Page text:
If you do have the technical equipment and skills, you can make some direct, conclusive tests. If you have a voltmeter, first go in and measure the voltage across the ni-cad terminals. The voltage definitely should stay above 3 volts for a while after the AA cells and power adaptor are removed. If the ni-cad voltage stays at or near zero even with the AAs installed, then you almost certainly have a ni-cad replacement in store. If the voltage from the ni-CAD rises when the AAs are installed, only to fall quickly when they are removed, you should proceed to check the standby current drain before concluding that the ni-cad is bad.
It is better to measure the standby current drain directly. You have to break into the circuit strategically to splice the ammeter between the ni-cad and the computer. The best place to do this is by cutting or unsoldering one lead of diode D22. You can resolder it when you are finished. You can do this test with the AAs installed or not, it shouldn't matter. The standby current drain with the computer turned off should be between 8 microamps for more recent model 102s, up to 30 microamps for older model 100s. If there is an excessive current problem, you can continue to monitor this standby current as you swap out the different memory modules. There is little besides the memory modules that could cause the excessive standby current consumption, except for the standby steering circuit itself. If the standby current is normal and the ni-cad won't hold a charge, you will in fact have to replace the ni-cad.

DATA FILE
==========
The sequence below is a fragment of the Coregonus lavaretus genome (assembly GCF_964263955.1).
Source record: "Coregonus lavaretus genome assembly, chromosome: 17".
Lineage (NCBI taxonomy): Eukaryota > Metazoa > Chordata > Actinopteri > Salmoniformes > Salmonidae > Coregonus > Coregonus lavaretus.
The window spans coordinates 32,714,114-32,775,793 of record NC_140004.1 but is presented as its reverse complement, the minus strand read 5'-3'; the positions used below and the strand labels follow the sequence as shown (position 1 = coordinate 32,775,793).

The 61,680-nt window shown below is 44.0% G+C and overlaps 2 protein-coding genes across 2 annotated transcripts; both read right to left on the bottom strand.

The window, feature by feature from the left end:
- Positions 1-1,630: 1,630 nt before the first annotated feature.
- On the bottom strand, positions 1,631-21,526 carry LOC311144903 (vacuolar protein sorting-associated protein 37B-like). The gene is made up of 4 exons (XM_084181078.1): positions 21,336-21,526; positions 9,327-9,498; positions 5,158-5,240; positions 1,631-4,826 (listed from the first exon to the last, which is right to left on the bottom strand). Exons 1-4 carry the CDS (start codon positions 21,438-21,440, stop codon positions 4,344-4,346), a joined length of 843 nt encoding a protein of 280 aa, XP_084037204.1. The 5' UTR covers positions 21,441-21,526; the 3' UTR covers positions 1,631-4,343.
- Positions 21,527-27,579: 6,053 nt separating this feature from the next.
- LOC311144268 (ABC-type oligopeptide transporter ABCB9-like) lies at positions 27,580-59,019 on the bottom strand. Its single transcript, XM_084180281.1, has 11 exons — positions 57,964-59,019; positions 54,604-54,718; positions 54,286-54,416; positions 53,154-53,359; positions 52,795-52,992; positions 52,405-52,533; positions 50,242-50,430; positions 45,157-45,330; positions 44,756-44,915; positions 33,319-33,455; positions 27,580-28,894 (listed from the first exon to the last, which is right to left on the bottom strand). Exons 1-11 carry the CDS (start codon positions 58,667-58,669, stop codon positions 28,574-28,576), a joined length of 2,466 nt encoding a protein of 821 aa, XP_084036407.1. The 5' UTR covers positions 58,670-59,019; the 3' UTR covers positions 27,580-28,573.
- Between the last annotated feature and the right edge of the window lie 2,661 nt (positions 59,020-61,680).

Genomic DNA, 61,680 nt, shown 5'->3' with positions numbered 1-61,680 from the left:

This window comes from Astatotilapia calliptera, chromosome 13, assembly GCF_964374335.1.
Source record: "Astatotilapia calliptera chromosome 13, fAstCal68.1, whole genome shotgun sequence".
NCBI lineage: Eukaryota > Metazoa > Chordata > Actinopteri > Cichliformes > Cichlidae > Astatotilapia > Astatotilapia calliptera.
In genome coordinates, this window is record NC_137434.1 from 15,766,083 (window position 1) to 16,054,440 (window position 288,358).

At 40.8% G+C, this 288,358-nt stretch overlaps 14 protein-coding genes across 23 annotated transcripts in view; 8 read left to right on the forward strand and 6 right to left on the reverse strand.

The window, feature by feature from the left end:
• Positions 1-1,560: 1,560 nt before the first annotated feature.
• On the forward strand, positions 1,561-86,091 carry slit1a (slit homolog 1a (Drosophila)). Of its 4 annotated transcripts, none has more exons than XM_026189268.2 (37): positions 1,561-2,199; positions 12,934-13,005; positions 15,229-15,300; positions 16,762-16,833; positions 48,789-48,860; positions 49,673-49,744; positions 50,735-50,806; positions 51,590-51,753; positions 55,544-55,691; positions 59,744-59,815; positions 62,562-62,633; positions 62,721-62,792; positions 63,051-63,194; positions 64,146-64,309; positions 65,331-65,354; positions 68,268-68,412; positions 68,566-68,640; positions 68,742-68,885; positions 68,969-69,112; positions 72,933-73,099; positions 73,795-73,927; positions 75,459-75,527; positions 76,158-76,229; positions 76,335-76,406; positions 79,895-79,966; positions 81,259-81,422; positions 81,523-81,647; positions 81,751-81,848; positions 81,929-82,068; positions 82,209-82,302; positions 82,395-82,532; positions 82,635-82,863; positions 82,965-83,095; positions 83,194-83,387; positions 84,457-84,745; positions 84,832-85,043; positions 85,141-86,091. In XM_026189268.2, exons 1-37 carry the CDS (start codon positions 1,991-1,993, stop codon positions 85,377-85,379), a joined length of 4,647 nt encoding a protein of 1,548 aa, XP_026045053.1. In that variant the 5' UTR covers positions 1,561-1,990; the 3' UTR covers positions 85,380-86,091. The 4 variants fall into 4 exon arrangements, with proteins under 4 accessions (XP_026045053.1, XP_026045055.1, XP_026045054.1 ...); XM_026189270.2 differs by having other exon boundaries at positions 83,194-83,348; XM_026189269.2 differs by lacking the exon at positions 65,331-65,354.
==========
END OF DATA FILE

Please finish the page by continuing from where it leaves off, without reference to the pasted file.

If you decide that the ni-CAD needs to be replaced, here is where to get it: 3.6 volt, 50 milliamp-hour ni-cad, the manufacturer is Yuasa, part #3-51FT/A.
Radio Shack/Tandy part number ACS-0100, costs $14.18Call Tandy National Replacement Parts at 1-800-442-2425 (keep trying!)
Newark Electronics part number 87F644, costs $6.85Find Newark in phone directory of any large metropolitan area. Newark may have a minimum order.
The battery is easy to find on the circuit board. Take care in unsoldering and soldering it, not to overheat it. Be sure to put in the new one with the correct orientation!
ni-CAD battery article
EME Systems, 2229 Fifth St., Berkeley CA 94710